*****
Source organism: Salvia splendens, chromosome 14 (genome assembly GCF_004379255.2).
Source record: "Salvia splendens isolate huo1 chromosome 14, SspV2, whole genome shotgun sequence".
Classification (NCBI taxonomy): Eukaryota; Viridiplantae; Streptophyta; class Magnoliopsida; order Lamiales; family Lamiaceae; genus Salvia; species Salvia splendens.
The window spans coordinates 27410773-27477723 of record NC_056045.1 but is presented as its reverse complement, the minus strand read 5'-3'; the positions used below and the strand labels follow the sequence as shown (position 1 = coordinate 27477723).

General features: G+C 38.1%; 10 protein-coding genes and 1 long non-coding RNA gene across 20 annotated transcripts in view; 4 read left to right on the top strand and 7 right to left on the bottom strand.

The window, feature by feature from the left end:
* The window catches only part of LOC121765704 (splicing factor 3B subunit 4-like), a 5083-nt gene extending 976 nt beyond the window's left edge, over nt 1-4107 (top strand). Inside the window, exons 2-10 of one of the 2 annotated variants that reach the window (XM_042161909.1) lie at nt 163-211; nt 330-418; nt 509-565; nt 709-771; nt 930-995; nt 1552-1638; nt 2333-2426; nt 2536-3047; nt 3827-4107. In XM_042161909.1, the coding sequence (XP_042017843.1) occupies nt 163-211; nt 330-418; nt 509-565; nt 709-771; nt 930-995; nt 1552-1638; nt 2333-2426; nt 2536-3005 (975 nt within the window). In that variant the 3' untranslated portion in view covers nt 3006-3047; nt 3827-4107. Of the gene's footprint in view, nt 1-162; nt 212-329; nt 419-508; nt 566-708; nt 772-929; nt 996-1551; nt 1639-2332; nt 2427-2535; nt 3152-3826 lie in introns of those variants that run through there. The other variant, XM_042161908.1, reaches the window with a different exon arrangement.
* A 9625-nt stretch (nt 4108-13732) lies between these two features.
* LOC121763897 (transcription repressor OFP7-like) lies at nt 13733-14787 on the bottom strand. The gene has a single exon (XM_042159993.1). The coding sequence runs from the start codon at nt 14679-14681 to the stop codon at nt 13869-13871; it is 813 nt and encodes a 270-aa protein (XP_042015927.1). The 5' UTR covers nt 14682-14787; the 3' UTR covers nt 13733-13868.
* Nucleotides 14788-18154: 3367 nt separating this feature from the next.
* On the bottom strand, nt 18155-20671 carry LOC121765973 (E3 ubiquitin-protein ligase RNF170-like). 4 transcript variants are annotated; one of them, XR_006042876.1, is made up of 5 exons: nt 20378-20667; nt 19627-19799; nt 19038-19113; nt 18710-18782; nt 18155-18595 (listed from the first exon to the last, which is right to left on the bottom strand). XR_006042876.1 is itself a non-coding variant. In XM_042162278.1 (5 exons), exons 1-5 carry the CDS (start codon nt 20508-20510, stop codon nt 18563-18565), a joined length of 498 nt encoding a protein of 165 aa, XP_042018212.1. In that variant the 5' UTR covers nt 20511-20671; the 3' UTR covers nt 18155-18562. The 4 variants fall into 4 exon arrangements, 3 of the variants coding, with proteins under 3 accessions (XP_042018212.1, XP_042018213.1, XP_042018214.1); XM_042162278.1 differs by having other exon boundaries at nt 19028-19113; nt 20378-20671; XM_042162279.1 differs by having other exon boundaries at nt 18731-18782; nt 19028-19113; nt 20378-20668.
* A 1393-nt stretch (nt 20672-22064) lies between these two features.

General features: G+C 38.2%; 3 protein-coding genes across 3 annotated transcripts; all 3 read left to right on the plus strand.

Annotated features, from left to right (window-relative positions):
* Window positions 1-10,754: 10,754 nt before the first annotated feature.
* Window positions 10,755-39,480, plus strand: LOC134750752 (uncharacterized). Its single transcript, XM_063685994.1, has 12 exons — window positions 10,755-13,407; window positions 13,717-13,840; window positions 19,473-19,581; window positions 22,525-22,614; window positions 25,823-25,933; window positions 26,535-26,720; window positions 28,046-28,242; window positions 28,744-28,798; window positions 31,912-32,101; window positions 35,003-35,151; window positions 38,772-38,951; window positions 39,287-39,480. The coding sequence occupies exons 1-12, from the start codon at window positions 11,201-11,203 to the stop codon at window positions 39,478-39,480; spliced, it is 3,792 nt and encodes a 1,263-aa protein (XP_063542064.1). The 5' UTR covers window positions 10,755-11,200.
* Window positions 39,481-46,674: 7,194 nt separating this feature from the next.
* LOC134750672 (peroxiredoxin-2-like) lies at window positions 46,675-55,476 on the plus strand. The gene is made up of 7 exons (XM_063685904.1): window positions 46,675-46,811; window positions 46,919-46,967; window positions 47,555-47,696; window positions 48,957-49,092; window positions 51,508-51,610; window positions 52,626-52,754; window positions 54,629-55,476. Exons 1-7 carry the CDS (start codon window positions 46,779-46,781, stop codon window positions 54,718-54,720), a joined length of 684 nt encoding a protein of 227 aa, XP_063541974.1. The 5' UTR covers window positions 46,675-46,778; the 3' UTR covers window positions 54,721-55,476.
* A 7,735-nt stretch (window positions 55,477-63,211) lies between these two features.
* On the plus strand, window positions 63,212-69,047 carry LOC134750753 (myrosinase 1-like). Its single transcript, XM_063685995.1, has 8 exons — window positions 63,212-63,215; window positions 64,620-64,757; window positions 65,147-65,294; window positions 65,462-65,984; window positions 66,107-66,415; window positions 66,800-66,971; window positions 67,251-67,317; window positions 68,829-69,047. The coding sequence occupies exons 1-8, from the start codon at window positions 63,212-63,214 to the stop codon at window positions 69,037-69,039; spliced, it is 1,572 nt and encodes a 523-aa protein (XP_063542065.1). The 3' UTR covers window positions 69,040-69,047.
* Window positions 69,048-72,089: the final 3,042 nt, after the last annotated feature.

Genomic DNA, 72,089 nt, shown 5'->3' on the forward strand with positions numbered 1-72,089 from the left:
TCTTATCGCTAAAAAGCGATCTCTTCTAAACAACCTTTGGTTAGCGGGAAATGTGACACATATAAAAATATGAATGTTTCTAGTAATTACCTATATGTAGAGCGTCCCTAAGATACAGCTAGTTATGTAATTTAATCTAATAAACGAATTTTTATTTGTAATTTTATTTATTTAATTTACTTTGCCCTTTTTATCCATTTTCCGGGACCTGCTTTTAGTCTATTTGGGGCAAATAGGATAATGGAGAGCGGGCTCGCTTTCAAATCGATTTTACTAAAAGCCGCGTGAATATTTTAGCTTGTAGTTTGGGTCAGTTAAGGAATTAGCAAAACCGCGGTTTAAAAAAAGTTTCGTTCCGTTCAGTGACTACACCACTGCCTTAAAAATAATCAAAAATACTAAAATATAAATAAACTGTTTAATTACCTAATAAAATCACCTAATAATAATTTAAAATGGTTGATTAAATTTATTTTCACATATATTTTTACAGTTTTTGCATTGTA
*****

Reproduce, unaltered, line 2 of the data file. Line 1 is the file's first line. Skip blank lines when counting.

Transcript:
Source record: "Salvia splendens isolate huo1 chromosome 14, SspV2, whole genome shotgun sequence".